Another possibility is that when you’re exercising, you’re putting the stressor on a back burner. You’re not thinking about the thing that got you angry in the first place, and stepping away for a while can help you put it in better perspective. So instead of punching something, you’re stepping away from it.

Replace stress with calm

And Harvard Health Publishing advocates certain autoregulating exercise techniques to help “replace the spiral of stress with a cycle of repose.” These techniques include breathing exercises which are similar to forms of meditation. Practicing progressive muscular relaxation  (tightening and releasing sequential muscle groups) works too, but takes longer to learn.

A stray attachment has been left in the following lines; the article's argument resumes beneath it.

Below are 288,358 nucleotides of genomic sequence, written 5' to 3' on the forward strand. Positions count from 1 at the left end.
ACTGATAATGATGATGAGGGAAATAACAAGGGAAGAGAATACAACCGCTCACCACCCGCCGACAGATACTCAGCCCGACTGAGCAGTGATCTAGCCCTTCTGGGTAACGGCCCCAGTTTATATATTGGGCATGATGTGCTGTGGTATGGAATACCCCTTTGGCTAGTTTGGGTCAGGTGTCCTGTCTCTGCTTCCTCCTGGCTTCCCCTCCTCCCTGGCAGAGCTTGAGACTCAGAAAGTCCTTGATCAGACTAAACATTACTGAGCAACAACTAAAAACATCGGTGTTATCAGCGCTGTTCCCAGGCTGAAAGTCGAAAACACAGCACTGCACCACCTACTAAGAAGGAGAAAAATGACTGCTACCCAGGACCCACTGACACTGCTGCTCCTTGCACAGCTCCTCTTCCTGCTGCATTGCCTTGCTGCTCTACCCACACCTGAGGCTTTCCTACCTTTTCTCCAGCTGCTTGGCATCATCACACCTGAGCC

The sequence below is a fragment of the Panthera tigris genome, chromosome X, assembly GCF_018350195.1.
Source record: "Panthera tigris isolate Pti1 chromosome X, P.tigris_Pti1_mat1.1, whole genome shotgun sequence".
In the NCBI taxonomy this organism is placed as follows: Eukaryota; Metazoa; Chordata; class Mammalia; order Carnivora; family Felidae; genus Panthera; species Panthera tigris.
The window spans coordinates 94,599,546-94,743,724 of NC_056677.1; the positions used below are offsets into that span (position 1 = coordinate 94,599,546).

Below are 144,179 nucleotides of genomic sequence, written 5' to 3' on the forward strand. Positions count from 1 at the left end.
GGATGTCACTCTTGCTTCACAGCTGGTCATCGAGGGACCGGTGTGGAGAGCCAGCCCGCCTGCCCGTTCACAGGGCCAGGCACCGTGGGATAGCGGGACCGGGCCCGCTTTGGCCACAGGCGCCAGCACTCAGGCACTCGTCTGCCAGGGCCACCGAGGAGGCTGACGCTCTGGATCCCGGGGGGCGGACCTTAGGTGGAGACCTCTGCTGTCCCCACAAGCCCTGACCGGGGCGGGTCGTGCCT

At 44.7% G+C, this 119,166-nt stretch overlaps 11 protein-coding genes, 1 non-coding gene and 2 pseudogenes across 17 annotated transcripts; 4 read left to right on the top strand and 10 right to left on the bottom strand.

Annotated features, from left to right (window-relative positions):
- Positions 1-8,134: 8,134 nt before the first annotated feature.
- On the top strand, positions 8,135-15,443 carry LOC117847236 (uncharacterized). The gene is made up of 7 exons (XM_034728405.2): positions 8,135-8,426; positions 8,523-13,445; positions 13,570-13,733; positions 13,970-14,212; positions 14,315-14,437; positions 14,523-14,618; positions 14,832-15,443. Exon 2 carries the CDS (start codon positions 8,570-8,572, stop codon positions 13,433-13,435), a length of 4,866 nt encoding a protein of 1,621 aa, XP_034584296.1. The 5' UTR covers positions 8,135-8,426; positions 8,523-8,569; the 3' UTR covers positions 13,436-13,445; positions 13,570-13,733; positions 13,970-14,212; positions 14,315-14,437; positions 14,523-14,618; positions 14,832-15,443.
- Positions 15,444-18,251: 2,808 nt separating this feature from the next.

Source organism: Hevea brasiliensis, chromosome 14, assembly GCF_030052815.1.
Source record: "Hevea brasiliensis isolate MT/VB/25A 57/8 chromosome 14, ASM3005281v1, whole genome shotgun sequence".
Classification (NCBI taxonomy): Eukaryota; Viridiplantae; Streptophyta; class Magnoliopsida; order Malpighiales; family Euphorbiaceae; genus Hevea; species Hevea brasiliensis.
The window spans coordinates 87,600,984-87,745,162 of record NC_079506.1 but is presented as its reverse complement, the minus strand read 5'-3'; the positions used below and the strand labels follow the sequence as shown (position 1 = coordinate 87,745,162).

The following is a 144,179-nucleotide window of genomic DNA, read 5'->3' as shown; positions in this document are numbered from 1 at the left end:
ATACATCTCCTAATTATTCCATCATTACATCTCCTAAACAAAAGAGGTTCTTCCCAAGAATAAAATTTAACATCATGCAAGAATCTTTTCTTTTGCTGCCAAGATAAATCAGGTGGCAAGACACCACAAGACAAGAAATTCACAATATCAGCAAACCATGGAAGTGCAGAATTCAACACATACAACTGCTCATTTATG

So instead of punching something when you’re angry or frustrated, try one of these techniques. You may be happier afterward, and your family definitely will be.

Give your body what it needs

You may say, “Oh, I don’t need a lot. I’m happy with the way things are.” But what you really mean is, “I eat healthy and get the nutrition I need within my calorie allotment. I move my body the way the AHA and CDC recommends. I give my brain all the stimulation it could possibly need.” But, is this really true?

It’s a lot. And if it really is true, that’s fantastic! But let’s take each of these individually to see if you do give your body what it needs.